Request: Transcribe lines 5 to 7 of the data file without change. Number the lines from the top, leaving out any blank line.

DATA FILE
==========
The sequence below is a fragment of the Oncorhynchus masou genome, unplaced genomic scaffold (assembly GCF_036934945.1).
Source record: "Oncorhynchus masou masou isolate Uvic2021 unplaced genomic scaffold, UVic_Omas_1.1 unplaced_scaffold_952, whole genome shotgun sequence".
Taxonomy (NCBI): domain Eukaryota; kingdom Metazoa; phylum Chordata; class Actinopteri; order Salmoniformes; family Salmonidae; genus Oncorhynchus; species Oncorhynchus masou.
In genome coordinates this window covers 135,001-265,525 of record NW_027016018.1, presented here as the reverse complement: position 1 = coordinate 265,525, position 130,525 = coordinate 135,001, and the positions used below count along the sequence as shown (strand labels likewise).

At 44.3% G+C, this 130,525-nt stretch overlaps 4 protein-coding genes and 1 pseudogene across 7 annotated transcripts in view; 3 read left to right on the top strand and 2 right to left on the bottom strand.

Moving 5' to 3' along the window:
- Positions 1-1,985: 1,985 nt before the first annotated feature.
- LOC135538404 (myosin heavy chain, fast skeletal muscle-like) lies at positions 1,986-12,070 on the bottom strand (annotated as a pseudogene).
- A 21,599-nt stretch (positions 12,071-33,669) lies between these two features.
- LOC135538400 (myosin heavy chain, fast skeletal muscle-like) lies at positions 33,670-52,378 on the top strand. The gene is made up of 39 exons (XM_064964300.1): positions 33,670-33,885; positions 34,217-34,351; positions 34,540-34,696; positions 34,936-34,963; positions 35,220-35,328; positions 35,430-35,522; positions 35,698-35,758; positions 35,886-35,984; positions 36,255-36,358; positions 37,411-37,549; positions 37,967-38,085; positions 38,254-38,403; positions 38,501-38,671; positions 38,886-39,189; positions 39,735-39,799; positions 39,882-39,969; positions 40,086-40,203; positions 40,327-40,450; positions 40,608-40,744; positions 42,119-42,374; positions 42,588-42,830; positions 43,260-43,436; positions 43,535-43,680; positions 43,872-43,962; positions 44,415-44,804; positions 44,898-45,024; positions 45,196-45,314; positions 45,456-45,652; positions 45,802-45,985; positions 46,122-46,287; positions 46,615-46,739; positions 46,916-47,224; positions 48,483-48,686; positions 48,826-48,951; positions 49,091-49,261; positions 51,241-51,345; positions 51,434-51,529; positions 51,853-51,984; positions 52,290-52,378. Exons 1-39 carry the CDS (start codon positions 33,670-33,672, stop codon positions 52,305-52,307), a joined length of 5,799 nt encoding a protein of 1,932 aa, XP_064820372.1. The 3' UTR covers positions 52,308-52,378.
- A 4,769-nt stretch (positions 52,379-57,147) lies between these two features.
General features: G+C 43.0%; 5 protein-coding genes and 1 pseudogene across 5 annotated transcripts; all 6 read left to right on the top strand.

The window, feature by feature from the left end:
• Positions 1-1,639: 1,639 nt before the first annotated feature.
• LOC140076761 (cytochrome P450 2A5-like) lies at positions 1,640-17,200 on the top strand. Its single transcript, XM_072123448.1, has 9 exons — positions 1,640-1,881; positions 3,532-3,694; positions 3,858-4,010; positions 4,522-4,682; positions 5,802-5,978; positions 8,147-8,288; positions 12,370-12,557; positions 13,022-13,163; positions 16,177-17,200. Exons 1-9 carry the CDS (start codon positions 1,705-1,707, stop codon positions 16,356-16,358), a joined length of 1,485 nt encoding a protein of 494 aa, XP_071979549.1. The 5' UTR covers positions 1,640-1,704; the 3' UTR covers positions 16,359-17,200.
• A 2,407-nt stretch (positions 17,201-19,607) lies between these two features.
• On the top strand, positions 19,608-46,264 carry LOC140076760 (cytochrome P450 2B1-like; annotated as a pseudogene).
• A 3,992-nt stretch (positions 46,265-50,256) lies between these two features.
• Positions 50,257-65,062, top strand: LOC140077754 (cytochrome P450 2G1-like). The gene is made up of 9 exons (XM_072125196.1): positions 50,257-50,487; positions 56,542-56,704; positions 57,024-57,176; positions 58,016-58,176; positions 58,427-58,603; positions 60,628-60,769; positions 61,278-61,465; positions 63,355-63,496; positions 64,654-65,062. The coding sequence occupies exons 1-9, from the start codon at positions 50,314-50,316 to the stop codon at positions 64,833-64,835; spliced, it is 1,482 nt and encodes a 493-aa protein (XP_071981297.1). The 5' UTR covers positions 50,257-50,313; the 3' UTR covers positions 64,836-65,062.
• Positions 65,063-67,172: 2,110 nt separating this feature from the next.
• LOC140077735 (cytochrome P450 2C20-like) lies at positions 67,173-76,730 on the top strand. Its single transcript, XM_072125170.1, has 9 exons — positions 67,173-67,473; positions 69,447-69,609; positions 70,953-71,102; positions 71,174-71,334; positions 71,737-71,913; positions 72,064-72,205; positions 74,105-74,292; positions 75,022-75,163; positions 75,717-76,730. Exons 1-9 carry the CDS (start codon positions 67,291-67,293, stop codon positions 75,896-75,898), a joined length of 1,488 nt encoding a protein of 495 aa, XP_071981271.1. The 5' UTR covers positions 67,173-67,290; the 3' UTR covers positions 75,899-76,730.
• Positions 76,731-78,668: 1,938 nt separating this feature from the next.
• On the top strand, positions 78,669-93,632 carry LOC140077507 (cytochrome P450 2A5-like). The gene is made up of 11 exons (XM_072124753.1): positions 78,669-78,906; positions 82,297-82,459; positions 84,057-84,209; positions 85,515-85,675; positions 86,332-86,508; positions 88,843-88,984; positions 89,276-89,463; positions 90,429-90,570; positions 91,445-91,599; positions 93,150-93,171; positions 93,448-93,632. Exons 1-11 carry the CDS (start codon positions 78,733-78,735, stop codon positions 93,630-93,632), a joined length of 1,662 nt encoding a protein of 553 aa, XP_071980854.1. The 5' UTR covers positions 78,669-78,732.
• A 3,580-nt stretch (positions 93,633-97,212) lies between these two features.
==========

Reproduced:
At 44.3% G+C, this 130,525-nt stretch overlaps 4 protein-coding genes and 1 pseudogene across 7 annotated transcripts in view; 3 read left to right on the top strand and 2 right to left on the bottom strand.

Moving 5' to 3' along the window:
- Positions 1-1,985: 1,985 nt before the first annotated feature.